Gardening, Video

We’re Back in the Garden Again


Have you ever had one of those weeks where you feel like you were just constantly busy, but when the end of the week rolled around, you had NO CLUE what you did all week?

That was our week in a nut shell.

BUT, I do remember one job we completed this week.
We planted the first seeds in the vegetable garden!!! OH YEAH!

For you non-gardeners, that probably sounds really boring.

But after a long, dreary winter, it’s so fun to watch those little green shoots start poking their heads through the garden soil.  Well, unless it’s weed shoots…

So if you want to catch a bit of the fun, join us in today’s video as we begin to awaken the sleeping garden.


Gardening, Video

Want To See Our Garden?

How is your summer going?  We have had an excellent summer so far.  Everything is growing like weeds.  Oh, and the weeds are growing like weeds, too.  Go figure!

ndh beans

Before I announce today’s video, I wanted to let you know we are almost sold out of our pastured chicken for September 16.  These are the last chickens for 2017, so don’t wait if you want to order!


Today’s video is a little different.  It has *almost* no animals in it.   Because ideally, you don’t want animals in the garden…

Yes, the video below is a garden tour.  Now if gardening isn’t your thing, you might want to skip this video.  But for those of you who are like me and love seeing your friends’ gardens, this just might be up your alley.

(SPOILER: There is a very short clip at the end with some really cute, NAUGHTY piglets!)

Ok, I’ll stop rambling! Take care friend!



There Are Animals In The Garden

There are animals in the garden, and for once, they are actually supposed to be there.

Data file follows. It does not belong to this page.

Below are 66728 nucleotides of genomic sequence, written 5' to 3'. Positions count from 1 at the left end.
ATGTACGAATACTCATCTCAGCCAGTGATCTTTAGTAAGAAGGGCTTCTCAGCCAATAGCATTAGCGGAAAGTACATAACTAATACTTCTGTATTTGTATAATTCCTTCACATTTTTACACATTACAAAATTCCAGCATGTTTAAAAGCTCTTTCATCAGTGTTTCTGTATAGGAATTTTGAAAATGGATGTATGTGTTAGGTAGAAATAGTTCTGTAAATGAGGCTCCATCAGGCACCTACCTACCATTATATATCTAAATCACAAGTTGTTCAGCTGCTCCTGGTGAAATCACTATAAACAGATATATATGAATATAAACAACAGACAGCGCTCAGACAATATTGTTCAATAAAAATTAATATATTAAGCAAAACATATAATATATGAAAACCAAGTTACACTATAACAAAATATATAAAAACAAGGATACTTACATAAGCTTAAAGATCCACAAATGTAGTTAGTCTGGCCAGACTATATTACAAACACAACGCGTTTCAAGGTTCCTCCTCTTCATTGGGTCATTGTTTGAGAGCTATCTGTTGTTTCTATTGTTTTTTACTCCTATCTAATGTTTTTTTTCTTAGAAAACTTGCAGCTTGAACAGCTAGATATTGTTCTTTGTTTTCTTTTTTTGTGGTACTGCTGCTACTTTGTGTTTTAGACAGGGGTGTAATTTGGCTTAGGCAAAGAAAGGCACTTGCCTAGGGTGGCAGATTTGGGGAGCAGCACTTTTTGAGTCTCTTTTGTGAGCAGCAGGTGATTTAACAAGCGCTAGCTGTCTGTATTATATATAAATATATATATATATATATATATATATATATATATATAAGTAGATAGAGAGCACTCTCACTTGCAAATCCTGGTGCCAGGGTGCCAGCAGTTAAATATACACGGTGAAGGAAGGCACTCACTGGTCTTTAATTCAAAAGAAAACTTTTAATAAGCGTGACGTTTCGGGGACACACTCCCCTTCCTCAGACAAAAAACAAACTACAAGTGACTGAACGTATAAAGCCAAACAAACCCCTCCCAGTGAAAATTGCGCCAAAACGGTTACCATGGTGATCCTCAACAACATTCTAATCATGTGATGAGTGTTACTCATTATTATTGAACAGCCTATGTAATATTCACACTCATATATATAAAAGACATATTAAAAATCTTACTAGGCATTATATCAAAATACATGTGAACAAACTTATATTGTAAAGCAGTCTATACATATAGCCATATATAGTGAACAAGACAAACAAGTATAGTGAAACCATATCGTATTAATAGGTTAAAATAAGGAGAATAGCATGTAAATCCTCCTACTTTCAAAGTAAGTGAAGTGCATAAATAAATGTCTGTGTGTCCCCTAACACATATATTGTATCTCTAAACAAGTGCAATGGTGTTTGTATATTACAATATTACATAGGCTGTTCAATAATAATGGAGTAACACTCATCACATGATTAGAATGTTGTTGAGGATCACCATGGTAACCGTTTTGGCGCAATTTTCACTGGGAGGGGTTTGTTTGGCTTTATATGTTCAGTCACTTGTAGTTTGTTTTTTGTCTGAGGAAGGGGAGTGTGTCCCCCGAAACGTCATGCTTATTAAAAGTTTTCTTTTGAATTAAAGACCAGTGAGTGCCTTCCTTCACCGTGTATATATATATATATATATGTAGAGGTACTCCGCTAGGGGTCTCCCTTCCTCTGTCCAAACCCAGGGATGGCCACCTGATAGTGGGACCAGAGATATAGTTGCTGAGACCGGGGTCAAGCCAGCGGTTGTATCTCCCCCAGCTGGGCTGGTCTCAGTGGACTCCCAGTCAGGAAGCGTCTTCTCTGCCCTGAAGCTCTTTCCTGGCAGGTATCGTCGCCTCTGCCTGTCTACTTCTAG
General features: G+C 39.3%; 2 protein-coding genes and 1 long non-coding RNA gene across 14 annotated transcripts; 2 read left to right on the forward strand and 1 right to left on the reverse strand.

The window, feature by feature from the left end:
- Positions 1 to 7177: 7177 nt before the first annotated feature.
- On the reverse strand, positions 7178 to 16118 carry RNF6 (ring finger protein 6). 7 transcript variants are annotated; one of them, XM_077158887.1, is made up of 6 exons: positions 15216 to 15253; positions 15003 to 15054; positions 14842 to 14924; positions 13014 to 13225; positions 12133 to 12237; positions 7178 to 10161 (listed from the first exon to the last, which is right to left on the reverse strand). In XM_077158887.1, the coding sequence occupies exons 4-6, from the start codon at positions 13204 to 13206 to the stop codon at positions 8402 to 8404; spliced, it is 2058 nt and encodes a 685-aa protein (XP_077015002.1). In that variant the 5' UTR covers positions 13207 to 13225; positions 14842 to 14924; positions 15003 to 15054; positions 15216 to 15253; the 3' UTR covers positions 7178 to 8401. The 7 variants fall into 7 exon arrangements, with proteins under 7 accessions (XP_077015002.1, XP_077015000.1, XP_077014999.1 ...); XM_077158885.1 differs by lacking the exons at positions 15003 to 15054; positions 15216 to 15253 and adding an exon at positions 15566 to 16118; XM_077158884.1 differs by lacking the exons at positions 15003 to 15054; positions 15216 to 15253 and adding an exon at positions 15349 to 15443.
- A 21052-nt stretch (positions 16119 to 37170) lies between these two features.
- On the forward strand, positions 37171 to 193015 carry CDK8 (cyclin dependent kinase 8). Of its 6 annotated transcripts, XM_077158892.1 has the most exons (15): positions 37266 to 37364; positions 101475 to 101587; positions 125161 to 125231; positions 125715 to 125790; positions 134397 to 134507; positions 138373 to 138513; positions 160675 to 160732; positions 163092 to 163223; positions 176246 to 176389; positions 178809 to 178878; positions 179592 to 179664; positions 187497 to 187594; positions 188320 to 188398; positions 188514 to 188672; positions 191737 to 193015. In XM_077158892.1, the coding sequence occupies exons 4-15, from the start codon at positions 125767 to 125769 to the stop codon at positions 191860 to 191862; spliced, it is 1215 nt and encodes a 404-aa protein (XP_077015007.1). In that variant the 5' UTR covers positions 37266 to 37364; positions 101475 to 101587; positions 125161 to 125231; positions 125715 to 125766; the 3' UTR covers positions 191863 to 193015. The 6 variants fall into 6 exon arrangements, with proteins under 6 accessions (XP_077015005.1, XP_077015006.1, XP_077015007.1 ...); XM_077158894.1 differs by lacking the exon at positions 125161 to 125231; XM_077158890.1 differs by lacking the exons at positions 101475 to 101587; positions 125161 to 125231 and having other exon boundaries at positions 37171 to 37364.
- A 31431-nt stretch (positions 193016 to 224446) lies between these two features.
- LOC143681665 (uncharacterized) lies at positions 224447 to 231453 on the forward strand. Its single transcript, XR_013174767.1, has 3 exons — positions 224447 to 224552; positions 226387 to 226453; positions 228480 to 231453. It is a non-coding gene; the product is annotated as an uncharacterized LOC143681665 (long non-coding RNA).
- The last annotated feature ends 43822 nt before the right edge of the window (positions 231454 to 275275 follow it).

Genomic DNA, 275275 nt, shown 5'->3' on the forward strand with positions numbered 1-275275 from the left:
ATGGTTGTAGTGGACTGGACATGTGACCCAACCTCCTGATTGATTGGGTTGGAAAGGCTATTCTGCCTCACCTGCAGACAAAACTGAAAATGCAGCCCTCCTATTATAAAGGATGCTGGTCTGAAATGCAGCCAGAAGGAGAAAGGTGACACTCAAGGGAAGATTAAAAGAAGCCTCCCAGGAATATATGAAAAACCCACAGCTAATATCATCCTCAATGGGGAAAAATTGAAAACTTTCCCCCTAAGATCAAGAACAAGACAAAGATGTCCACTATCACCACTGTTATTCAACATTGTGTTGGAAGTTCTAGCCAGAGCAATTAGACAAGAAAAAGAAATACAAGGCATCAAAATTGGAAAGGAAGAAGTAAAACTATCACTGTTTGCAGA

Photo by Laura: Goats & Garlic in the Garden

I’m experimenting with housing animals in the garden while it is in its winter dormancy. I’d love to say the idea came while trying to find a way to increase biodiversity, mimic nature, and increase fertility in our garden soil.  The truth is, I desperately needed a place to put the goats over the winter, and the tomato patch was the only place that wasn’t flooding. So to make lemonade out of a lemon, I’m calling it an experiment station.



In the fall, the tomato patch had about 6+ inches of wood chips on it so the goats didn’t have direct contact with the soil. Deeply bedded calf hutches protected them from elements.

In the typical goat fashion, the does managed to spread a nice layer of waste hay mulch over the whole tomato patch. I’m hoping with the wood chips, hay, manure and urine, we will have a nice fertile layer into which we can plant our tomatoes.


The “goats in the garden” experiment led me to try a second experiment: chickens in the garden.


Yesterday, Anna and I threw some cow manure on the garden with the manure spreader. This morning the whole gang helped us move our mobile chicken coop on to the garden. We surrounded the area we wanted “chicken tilled” with electric poultry netting. The hens are loving scratching through everything. Happy hens = yummy eggs!  They don’t realize they are actually working, tilling the cow manure into the top layer of the soil.


I’m only planning on leaving the chickens here for a week or less. By then, the chickens will be ready to move on to their next job.